Wow. I’d love to hear your take on depression then. Bet it’s a real hoot. If your blog post on DeNiro is any indicator, I’m sure it would contain helpful advice such as “pull yourself up by your bootstraps” and “are you getting enough exercise and vegetables?”

None of us need your permission to have a day when the doubt hurts and becomes discouraging.

I won’t even get into your bizarre dissection of how gender relates to the issue, except to say, “Um, no, Author X — none of us have down days and feel bad because we think it will make us feel more masculine with regard to our profession.” Seriously? Where did you even come up with that?

You got ONE thing right, though — Somewhere in there you mentioned that the angst and doubt seems to be a hindrance to the writer’s craft, rather than fuel for it. YOU BET YOUR ASS.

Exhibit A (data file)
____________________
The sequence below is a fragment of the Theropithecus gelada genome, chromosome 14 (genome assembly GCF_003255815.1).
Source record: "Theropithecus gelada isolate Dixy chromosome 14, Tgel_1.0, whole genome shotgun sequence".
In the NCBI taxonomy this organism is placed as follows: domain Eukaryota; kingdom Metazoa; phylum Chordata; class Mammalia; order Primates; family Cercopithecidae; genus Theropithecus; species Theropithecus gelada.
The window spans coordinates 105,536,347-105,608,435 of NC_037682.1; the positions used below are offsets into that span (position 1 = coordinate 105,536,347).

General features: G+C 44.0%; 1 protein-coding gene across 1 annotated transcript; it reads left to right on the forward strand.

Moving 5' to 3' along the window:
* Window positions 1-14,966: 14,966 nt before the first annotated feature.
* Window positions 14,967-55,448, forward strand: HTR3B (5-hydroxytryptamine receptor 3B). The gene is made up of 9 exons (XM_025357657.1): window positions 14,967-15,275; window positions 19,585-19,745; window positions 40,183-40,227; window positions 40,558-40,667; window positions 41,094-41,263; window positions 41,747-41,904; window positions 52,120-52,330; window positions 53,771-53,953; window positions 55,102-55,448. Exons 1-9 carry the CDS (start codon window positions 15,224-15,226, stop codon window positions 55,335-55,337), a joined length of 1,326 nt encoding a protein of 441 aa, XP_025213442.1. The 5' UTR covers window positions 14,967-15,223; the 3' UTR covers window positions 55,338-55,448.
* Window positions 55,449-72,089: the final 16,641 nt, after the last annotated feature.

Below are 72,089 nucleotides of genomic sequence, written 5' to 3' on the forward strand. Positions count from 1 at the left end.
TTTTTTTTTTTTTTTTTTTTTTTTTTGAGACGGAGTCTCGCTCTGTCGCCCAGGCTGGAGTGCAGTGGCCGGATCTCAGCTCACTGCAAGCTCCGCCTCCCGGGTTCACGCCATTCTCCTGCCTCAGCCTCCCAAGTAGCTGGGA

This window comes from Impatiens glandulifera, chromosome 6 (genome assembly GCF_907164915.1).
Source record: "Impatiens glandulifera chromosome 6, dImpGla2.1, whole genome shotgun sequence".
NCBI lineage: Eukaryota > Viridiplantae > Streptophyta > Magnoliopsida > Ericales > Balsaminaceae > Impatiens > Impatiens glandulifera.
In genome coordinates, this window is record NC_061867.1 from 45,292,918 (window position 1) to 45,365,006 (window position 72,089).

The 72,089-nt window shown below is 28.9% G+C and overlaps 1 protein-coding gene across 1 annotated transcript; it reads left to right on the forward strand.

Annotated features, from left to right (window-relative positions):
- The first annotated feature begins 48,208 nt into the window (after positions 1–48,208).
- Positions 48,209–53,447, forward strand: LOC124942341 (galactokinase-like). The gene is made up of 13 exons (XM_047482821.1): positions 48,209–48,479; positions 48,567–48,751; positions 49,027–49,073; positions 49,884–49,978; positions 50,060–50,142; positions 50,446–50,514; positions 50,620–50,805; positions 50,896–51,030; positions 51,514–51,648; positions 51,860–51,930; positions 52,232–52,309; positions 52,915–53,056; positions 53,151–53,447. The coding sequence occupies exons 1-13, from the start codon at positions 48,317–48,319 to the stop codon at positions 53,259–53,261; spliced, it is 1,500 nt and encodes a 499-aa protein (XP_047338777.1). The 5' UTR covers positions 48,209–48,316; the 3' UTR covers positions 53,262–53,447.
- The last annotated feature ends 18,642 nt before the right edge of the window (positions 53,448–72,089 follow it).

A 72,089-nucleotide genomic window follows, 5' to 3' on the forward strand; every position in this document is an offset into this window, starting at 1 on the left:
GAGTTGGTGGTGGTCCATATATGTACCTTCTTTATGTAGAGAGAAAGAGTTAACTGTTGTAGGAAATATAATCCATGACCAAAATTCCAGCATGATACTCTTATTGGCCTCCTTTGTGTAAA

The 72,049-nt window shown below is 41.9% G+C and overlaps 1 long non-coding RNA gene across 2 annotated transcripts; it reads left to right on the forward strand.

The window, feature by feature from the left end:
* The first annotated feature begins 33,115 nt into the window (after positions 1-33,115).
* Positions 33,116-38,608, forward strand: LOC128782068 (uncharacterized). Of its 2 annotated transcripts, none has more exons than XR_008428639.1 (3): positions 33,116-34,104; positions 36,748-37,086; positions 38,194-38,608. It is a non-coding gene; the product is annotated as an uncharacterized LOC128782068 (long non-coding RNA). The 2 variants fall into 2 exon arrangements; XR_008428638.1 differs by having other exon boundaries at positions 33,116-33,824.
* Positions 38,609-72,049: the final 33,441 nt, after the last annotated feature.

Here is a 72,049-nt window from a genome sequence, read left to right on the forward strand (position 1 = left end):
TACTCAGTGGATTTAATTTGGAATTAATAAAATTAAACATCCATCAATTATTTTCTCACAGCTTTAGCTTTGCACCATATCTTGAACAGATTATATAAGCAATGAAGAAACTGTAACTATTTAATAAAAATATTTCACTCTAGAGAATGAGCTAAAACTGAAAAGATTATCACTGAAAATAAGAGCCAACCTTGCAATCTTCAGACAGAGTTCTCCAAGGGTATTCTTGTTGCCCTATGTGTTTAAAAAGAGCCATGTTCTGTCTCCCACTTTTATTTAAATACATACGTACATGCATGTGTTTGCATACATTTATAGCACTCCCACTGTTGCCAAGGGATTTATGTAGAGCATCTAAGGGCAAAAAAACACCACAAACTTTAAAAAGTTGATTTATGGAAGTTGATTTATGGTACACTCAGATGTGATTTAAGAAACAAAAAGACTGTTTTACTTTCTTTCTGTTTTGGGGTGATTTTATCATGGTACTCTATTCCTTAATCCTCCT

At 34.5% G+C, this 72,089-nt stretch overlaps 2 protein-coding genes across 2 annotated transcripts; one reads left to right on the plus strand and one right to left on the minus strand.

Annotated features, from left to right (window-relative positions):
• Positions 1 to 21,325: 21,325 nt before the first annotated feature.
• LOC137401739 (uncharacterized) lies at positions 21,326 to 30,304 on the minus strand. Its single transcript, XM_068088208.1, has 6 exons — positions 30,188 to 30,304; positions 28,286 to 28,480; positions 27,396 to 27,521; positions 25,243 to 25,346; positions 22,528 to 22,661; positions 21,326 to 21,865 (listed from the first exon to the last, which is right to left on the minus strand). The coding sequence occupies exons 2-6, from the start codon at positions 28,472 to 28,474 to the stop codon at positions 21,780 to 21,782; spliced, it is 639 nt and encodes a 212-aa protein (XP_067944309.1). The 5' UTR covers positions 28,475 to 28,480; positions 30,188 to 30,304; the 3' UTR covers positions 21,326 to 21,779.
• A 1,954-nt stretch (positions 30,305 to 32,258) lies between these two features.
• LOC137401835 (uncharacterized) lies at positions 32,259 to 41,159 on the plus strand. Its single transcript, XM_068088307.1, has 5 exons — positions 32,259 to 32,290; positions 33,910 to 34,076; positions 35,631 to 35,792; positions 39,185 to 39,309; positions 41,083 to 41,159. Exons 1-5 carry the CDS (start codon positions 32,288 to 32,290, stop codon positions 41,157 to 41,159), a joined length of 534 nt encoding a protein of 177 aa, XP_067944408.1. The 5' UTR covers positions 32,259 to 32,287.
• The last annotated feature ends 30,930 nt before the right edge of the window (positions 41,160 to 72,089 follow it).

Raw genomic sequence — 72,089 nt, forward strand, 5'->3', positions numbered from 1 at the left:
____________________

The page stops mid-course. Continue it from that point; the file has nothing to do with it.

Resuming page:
There’s a reason MOST OF US go out of our way to express solidarity and encourage each other — particularly when it comes to pushing through the rough patches.

And finally — The final sentence in your blog post pretty much says it all, Author X:


“If writing makes you angsty, how about using my book Storyteller Tools to fill the gaps in your skills before deciding to wallow in artistic misery?”

Ah. And there’s the sales pitch.

Thanks for stopping by. Here’s your coat, the door is over there.


For the rest of us, who really DO sometimes get our emotional asses kicked and our hearts broken doing this gig — *solidarity, yo – keep on fighting*